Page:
By Barry Janoff
November 26, 2013: The NHL, which in 2011 signed a ten-year, deal with NBC Sports Group valued at $2 billion, has now taken care of business north of the border.
In what the league called a "landmark" alliance, the NHL on Tuesday (Nov. 26) unveiled a 12-year, $4.9 billion ($5.2 billion Canadian) agreement with Rogers Communications for broadcast and multimedia rights in Canada.
The agreement is the "largest media-rights deal in NHL history and one of the largest media rights deals in Canadian history, including the largest-ever sports-media rights agreement," according to the NHL and Rogers Communications.
"Rogers Communications should be commended for their aggressiveness and strategy," Gary Bettman, NHL commissioner, said during a media conference also attended by Nadir Mohamed, president and CEO for Rogers Communications; Rogers Media president Keith Pelley and Canadian Broadcasting Corp. president and CEO Hubert Lacroix. "This is something that came together very quickly."
Rogers said it would use its digital technology to stream games on the Internet, wireless and mobile devices, and satellite radio. Rogers will operate NHL Center Ice and NHL GameCenter Live in Canada.
"Think of this like coverage of the Olympics, where if many sports are on at the same time fans can pick the network and event they want to watch," Bettman said. "If there are four or five games on at the same time, fans can pick the game and [platform] they want to watch. This is pro fan."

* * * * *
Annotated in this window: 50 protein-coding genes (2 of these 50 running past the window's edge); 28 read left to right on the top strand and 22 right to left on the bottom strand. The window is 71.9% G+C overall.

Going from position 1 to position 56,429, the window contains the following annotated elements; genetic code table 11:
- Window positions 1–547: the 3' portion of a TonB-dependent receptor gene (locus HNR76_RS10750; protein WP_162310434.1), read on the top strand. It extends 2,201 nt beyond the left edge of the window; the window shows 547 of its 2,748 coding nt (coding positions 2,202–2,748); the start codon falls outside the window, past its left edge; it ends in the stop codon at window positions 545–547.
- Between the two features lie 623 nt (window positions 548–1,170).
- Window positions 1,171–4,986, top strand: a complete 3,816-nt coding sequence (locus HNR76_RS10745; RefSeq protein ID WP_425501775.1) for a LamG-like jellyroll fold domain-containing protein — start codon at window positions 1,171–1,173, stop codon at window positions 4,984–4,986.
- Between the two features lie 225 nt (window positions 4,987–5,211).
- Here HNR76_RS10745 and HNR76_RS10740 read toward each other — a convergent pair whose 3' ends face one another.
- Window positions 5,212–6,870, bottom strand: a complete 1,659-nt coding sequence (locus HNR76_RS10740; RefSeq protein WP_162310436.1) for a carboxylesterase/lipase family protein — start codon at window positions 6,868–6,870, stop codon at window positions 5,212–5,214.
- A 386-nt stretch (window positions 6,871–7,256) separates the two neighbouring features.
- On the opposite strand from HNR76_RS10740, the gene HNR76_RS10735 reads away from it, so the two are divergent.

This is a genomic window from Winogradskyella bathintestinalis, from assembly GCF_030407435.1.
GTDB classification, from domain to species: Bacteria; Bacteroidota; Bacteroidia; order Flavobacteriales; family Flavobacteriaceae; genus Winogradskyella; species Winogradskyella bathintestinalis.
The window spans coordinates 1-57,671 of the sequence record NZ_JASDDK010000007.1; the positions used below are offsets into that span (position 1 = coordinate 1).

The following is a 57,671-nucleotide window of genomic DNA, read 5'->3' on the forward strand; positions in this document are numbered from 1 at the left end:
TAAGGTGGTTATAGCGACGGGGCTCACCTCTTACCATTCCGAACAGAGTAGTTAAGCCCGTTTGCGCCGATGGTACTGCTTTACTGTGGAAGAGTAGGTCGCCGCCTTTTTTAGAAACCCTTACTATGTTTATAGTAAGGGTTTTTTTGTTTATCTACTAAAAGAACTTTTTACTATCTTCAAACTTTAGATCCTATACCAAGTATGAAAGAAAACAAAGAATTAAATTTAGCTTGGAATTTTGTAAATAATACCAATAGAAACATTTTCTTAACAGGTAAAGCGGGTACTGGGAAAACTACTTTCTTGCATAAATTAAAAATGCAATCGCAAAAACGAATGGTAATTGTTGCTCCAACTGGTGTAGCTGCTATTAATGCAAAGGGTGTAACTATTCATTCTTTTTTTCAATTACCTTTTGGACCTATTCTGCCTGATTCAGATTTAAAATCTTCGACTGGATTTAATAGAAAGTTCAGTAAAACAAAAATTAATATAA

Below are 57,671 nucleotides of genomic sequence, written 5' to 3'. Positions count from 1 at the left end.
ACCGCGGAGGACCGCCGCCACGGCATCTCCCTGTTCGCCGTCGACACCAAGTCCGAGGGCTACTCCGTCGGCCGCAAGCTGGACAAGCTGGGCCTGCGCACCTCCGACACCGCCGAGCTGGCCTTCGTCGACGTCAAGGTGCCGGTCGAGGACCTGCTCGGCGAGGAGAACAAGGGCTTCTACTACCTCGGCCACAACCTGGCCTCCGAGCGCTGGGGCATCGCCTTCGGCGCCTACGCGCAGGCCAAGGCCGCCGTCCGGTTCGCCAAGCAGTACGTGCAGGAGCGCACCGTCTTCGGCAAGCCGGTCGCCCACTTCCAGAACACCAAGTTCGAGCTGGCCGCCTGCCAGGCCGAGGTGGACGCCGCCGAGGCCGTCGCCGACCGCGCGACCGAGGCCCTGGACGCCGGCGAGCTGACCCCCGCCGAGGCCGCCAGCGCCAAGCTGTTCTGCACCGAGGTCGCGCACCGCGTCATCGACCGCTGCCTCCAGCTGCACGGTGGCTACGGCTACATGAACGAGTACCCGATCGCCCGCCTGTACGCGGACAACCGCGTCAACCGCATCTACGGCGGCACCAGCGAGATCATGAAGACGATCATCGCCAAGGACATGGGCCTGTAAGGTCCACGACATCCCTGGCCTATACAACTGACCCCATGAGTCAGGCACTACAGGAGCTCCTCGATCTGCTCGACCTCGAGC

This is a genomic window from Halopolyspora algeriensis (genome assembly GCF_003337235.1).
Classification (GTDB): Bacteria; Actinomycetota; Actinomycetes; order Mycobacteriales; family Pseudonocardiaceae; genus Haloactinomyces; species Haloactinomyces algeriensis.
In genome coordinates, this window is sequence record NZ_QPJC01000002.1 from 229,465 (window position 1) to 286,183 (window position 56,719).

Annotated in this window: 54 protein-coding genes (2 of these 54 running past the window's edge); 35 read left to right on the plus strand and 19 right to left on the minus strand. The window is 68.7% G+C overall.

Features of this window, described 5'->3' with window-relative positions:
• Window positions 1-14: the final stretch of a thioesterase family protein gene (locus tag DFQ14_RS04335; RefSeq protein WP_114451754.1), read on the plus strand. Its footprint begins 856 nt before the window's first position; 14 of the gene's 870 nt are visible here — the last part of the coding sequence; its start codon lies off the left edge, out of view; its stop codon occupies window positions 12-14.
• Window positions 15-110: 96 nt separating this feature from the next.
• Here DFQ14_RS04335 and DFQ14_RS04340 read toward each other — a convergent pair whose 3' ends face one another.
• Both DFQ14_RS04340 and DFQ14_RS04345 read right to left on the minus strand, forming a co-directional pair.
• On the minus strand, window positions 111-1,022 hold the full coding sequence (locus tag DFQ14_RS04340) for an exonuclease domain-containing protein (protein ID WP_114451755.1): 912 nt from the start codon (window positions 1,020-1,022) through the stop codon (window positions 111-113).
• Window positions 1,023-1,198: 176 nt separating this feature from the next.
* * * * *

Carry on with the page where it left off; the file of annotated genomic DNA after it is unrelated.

The deal takes effect with the 2014-15 season and runs through the 2025-26 season.
It remains subject to approval by the NHL's Board of Governors, which is scheduled to meet Dec. 9-10 (in Pebble Beach, Calif.).
"The NHL is extremely excited about the power and potential of this groundbreaking partnership," Bettman said in a statement. "Our fans always want to explore deeper and more emotional connections to NHL hockey, and that is precisely what Rogers has promised to deliver over the next 12 years — channeling the reach of its platforms and the intensity of its passion for the game into an unparalleled viewing experience."
According to both sides, the pact gives Rogers national Canadian rights to all NHL games, including the Stanley Cup Playoffs and Stanley Cup Final, on all of its platforms in all languages. It also encompasses exclusive rights in Canada to such special events as the NHL All-Star Games and NHL drafts. A new Sunday night national broadcast would feature marquee match-ups.
As part of the agreement, Rogers said that, via sub-licensing deals, the CBC would continue to broadcast Hockey Night in Canada and that privately owned French language station TVA would handle all of the Canadian French-language multi-media telecasts and content.
According to Mohamed, "Sports content is a key strategic asset and we've been investing significantly to strengthen our sports offering to Canadians. Canadians are passionate about hockey, and through this landmark partnership with the NHL we'll be able to bring hockey fans more games and more content on their platform of choice."
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